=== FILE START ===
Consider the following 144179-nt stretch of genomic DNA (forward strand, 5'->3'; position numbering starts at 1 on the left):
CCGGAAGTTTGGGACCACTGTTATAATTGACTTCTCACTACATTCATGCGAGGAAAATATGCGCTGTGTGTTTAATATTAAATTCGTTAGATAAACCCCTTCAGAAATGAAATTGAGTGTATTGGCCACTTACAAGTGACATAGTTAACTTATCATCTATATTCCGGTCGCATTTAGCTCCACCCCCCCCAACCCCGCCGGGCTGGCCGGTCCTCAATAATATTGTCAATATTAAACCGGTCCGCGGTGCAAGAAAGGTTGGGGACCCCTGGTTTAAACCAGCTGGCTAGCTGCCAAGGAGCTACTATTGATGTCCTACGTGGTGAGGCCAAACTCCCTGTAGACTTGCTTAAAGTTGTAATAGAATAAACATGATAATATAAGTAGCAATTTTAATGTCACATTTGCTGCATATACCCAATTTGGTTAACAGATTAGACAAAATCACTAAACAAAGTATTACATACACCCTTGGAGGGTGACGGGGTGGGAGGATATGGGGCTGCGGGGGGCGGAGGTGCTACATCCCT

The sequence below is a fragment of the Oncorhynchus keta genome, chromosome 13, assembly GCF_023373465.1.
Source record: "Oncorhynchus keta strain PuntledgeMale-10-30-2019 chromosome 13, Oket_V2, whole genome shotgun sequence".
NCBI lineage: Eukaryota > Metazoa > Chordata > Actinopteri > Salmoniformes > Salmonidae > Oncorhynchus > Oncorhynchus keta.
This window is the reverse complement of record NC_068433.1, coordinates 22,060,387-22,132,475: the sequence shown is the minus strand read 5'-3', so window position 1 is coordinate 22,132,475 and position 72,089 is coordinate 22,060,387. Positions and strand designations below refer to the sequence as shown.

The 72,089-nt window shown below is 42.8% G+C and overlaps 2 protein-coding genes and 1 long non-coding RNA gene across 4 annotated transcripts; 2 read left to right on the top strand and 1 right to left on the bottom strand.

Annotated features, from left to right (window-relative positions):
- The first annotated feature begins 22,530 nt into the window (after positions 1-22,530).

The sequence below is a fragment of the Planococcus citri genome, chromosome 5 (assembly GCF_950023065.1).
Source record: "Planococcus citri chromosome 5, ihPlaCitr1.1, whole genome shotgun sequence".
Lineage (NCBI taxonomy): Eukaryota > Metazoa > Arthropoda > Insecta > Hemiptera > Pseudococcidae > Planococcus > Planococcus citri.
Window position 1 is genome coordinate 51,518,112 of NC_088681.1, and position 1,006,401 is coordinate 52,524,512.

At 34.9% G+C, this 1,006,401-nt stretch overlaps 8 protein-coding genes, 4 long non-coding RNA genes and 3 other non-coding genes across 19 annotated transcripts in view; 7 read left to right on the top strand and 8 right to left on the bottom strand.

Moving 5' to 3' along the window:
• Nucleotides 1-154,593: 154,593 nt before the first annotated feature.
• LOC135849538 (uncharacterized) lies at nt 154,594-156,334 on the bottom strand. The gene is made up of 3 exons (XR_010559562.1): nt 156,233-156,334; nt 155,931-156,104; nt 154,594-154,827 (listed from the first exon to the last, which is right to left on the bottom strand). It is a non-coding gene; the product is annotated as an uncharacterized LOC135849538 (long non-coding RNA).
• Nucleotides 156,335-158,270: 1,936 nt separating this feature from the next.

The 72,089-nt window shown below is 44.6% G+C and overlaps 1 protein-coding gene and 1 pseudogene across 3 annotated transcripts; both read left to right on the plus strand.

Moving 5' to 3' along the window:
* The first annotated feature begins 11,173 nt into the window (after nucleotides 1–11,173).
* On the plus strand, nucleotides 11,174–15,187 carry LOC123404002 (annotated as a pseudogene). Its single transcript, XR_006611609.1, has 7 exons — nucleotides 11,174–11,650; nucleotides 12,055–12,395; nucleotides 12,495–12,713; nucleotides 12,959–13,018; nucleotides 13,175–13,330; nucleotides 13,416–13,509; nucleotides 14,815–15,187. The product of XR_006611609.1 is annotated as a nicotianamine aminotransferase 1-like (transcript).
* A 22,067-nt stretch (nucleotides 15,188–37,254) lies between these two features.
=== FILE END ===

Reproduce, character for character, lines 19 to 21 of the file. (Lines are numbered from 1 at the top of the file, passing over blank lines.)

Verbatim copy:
The 72,089-nt window shown below is 44.6% G+C and overlaps 1 protein-coding gene and 1 pseudogene across 3 annotated transcripts; both read left to right on the plus strand.

Moving 5' to 3' along the window:
* The first annotated feature begins 11,173 nt into the window (after nucleotides 1–11,173).